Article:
IT HAPPENS EVERY YEAR. Just about the time new den leaders figure out how to lead a den and pack programming falls into a comfortable rhythm, Thanksgiving Day arrives. And not far behind it come Hanukkah, Christmas, Kwanzaa, and New Year’s Day. By the time school resumes in January, many Cub Scouters feel as if they’re starting from scratch.
But you don’t have to lose momentum between the end of November and the beginning of January. With careful planning, you can use the winter holidays to accelerate your program, not slow it down. Here’s how.
Don’t Tilt at Windmills
First, acknowledge that non-Scouting commitments will take precedence in December, says Tom Yuschok, a longtime Cub Scouter who’s now vice president of district operations in the Central Florida Council. “You have to accept that there’s a time when everybody’s going to be with family and on break,” he says. “There’s not going to be a lot of activity. Let that happen.”
If You Can’t Beat ’Em …
That doesn’t mean you should wave a flag of surrender or become a Cub Scout Scrooge. Michelle Gee, who has been a Cub Scout leader in Omaha for more than two decades, recommends adding holiday flair to your December pack meeting. “Make it a Hawaiian night and have the kids wear their flip-flops,” she says. “Have Santa come in a Hawaiian shirt. Do something fun. It gets them excited.”
When Gee served as Cubmaster, she held some December pack meetings at a local assisted-living facility. “We would bring goodies and make some punch there so the facility didn’t have to do anything,” she says. “We’d just hang out with the elderly people, and they just loved that.”
Also, your pack can participate in a communitywide event like a parade. That’s what Yuschok’s pack, Pack 74 in Ormond Beach, Fla., does every couple of years. They decorate a float the morning of the city’s parade and ride in the parade that evening. “We tried to do the holiday parade every year, and we had a couple of years where we didn’t have a lot of participation,” he says. “If we do it every other year, there’s some excitement around that.”
Connect the Dates
Whatever you do in December, make a connection to what’s planned for January. Many packs hand out pinewood derby car kits as holiday gifts at their December pack meetings. Yuschok’s pack goes a step farther. It holds an early January pack meeting where boys can get their pinewood derby cars roughed out.
“We have a couple of parents who bring in band saws,” Yuschok says. “If the boys have planned out the general shape of their car, they can come in and get them cut. We get almost everybody in the pack at that meeting.”
Coordinate and Communicate
Scheduling special activities, changing dates, and moving meetings requires plenty of advance planning. This extra planning also makes scheduling and recruiting easier. You won’t have much luck calling dads with band saws on New Year’s Eve to recruit them for your Jan. 3 pack meeting. “You can do it that way, but oh it’s painful. And you usually don’t get as good a result,” Yuschok says.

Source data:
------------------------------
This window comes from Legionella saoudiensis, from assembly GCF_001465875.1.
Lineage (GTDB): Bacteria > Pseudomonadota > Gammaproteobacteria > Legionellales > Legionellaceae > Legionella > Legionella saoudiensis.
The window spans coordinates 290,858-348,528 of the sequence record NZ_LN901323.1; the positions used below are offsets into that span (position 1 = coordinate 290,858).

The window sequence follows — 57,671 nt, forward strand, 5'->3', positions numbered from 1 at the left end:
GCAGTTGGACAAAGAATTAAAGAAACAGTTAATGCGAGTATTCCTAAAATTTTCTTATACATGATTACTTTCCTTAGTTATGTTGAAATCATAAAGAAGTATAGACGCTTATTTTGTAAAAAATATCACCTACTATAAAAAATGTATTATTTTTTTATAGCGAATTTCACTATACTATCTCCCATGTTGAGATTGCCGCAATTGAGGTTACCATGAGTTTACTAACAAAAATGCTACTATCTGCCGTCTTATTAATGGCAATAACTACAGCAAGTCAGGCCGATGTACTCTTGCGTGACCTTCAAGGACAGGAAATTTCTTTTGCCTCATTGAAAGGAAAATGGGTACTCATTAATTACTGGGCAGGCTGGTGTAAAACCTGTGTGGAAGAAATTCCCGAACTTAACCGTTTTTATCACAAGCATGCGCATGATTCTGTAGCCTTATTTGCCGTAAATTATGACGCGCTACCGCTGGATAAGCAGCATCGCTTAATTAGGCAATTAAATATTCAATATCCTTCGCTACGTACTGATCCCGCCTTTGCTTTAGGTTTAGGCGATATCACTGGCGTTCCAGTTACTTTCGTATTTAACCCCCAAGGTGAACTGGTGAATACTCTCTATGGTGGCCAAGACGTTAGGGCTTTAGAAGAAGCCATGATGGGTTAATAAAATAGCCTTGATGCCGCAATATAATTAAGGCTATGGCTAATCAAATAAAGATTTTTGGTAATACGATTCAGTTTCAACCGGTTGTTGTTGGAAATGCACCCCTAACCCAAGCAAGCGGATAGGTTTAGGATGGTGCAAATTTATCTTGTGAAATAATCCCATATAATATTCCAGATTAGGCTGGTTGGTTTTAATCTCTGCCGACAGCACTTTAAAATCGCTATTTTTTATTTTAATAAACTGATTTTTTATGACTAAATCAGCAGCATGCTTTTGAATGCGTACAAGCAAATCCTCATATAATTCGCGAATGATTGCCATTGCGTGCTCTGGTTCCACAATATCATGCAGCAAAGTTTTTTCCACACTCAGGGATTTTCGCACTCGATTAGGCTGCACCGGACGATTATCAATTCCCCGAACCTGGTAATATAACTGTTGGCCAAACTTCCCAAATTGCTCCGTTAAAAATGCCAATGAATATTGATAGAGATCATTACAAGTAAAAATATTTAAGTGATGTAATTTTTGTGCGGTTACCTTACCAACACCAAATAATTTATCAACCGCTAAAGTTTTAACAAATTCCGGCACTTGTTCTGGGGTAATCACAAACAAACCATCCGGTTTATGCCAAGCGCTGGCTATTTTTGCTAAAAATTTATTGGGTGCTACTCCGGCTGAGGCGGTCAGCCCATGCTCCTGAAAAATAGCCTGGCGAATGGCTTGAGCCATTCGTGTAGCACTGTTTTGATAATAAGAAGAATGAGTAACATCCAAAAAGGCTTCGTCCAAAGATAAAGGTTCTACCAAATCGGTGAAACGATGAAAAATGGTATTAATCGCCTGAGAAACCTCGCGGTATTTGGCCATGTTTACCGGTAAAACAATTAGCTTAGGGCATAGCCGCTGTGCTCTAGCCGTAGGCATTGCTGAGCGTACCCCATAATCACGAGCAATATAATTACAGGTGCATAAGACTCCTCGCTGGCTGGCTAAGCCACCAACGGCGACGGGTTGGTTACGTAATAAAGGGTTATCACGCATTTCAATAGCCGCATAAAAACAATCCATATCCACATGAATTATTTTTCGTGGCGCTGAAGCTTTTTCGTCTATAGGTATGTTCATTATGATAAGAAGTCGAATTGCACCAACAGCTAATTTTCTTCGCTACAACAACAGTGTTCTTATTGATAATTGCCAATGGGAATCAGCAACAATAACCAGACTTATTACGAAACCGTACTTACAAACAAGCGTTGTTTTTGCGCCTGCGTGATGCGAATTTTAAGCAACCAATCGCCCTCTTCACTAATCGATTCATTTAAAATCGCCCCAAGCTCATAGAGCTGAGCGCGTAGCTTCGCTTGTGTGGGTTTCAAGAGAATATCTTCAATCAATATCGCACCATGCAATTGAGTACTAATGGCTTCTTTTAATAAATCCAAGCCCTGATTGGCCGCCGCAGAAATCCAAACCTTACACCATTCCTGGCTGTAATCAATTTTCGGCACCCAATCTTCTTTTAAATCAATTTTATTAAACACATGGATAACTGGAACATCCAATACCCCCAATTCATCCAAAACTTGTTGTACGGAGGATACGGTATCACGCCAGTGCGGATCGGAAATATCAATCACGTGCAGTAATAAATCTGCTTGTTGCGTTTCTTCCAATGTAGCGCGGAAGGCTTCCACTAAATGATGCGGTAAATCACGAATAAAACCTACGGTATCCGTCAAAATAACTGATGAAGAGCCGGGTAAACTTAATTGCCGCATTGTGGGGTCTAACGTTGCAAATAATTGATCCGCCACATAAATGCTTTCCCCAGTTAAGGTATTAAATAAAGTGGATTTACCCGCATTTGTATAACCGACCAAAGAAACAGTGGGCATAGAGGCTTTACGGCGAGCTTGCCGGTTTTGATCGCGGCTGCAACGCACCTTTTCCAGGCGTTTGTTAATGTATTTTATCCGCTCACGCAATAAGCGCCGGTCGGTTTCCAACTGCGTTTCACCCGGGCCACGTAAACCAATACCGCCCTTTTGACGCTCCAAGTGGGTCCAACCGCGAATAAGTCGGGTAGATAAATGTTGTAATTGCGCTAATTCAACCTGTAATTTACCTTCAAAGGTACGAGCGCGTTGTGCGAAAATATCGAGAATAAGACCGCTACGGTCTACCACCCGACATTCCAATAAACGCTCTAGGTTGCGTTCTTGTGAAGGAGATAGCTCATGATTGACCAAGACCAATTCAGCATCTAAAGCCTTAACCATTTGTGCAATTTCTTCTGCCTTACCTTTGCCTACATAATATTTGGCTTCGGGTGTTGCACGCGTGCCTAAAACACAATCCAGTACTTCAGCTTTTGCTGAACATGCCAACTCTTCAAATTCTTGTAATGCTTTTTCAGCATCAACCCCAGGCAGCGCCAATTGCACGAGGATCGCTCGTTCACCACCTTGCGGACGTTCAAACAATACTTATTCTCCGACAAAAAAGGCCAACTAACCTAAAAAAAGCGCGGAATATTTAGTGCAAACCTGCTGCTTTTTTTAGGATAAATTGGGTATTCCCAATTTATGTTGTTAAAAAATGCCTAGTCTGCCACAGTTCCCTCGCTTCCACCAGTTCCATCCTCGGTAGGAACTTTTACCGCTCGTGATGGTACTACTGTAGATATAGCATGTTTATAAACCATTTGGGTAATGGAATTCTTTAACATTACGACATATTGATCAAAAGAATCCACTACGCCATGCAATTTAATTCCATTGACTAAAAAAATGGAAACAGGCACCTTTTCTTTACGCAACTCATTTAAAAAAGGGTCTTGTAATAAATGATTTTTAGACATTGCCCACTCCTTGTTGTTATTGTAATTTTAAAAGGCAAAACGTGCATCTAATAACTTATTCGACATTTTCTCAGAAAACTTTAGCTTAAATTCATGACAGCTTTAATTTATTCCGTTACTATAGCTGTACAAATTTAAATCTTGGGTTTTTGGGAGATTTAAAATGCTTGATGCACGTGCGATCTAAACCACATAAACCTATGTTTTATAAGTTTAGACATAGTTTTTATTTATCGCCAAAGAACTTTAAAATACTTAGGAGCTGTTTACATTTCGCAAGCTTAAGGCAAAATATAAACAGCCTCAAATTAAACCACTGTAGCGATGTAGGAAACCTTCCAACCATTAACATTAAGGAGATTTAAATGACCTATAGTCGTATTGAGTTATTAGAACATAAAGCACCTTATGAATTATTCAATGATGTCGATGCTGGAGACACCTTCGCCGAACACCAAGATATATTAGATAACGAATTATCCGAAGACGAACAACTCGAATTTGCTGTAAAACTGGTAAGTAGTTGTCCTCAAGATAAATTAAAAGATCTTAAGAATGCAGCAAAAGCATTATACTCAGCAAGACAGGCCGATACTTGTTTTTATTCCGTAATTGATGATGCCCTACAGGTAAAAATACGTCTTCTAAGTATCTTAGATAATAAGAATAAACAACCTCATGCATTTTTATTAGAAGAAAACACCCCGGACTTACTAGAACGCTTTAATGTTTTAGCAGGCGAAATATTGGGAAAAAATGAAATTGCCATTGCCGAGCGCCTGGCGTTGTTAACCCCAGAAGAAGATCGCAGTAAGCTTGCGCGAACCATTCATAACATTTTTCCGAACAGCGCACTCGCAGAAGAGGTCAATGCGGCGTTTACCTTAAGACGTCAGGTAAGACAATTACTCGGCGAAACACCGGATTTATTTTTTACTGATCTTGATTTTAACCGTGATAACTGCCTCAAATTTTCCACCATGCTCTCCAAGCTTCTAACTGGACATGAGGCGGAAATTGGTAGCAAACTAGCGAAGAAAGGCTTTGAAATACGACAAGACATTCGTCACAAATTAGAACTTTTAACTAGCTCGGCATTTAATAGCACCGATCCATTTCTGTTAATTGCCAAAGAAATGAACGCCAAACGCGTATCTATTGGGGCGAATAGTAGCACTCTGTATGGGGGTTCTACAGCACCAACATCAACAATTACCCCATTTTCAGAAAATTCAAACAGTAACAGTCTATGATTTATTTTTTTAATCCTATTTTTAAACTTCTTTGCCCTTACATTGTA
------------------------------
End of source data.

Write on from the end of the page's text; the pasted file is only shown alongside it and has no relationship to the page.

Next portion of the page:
Communication becomes especially critical when dates and locations are different from the usual. You can’t rely as much on announcements at den and pack meetings because attendance may be spotty. So be sure to spread the word through your Web site, e-mail newsletter, and phone tree.
Doing that, as well as making sure holiday activities are on the pack calendar from the start, will help ensure that boys have a great holiday season and get primed for an even greater spring and summer.
WHAT ARE YOUR TIPS FOR MAINTAINING MOMENTUM WITH YOUR PACK DURING THE HOLIDAY SEASON? SHARE YOUR THOUGHTS BELOW.
We have an annual tradition in our Troop, the week of Thanksgiving to get together on Friday and do a clean-up at the church, which includes raking leaves and picking up any trash. This year the boys also had a huge task of removing a large number of fallen branches from the property from the hurricane and northeaster that hit New Jersey a few weeks earlier. The second part of our tradition is to meet at the local bowling alley on the Sunday of Thanksgiving weekend and enjoy breakfast and bowling together. The boys look forward to this particular week every year!
During our December Pack Meeting, we have a Holiday Cookie Exchange, make ornaments, sing Christmas Carols, and pass out PWDerby Cars. We sometimes make a holiday neckerchief slide as a pre-meeting activity. Then a week or so later we go caroling at a local Nursing Home/Assisted Living and as we carol we hand out the ornaments to the residents. We also sometimes give a few ornaments to our Chartered Org., a church, and the volunteers that minister to the homebound in our parish pass them out.
Our local city Christmas parade is held every year in December. It alternates routes every year – one is shorter and is generally walked by the boys, and one is much longer and we decorate a float and pickups so they can ride. Usually the week after that we do a service project for the our charter, generally cleaning the grounds of leaves and trash. Pinewood cars are handed out at the December Pack meeting. We do a Pinewood workshop in January so everyone has a chance to at least get the rough cuts done on their cars. Pinewood itself usually happens a week or two after the workshop. With all these events we have been pretty good over the years.